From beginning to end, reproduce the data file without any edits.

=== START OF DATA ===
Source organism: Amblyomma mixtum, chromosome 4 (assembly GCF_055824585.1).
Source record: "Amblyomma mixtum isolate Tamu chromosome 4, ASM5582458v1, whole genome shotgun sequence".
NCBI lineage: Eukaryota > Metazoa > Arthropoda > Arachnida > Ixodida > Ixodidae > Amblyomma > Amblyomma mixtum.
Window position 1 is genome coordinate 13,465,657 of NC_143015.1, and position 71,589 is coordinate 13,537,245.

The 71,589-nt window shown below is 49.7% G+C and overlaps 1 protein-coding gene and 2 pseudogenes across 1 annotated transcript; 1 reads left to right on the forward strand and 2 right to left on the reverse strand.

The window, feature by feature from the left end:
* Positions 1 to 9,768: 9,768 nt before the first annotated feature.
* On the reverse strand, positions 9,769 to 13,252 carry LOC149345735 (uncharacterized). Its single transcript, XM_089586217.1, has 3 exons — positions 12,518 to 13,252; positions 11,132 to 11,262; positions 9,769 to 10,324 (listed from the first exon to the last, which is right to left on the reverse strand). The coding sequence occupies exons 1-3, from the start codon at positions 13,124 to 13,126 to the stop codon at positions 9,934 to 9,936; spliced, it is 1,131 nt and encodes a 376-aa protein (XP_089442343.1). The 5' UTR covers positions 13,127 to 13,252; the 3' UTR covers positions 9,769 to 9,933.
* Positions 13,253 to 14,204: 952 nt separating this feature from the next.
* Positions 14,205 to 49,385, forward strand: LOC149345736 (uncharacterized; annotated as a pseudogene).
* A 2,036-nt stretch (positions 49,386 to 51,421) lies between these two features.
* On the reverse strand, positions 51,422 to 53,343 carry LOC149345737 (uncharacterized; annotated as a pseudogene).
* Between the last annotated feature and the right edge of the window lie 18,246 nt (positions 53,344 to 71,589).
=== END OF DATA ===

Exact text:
Source organism: Amblyomma mixtum, chromosome 4 (assembly GCF_055824585.1).
Source record: "Amblyomma mixtum isolate Tamu chromosome 4, ASM5582458v1, whole genome shotgun sequence".
NCBI lineage: Eukaryota > Metazoa > Arthropoda > Arachnida > Ixodida > Ixodidae > Amblyomma > Amblyomma mixtum.
Window position 1 is genome coordinate 13,465,657 of NC_143015.1, and position 71,589 is coordinate 13,537,245.

The 71,589-nt window shown below is 49.7% G+C and overlaps 1 protein-coding gene and 2 pseudogenes across 1 annotated transcript; 1 reads left to right on the forward strand and 2 right to left on the reverse strand.

The window, feature by feature from the left end:
* Positions 1 to 9,768: 9,768 nt before the first annotated feature.
* On the reverse strand, positions 9,769 to 13,252 carry LOC149345735 (uncharacterized). Its single transcript, XM_089586217.1, has 3 exons — positions 12,518 to 13,252; positions 11,132 to 11,262; positions 9,769 to 10,324 (listed from the first exon to the last, which is right to left on the reverse strand). The coding sequence occupies exons 1-3, from the start codon at positions 13,124 to 13,126 to the stop codon at positions 9,934 to 9,936; spliced, it is 1,131 nt and encodes a 376-aa protein (XP_089442343.1). The 5' UTR covers positions 13,127 to 13,252; the 3' UTR covers positions 9,769 to 9,933.
* Positions 13,253 to 14,204: 952 nt separating this feature from the next.
* Positions 14,205 to 49,385, forward strand: LOC149345736 (uncharacterized; annotated as a pseudogene).
* A 2,036-nt stretch (positions 49,386 to 51,421) lies between these two features.
* On the reverse strand, positions 51,422 to 53,343 carry LOC149345737 (uncharacterized; annotated as a pseudogene).
* Between the last annotated feature and the right edge of the window lie 18,246 nt (positions 53,344 to 71,589).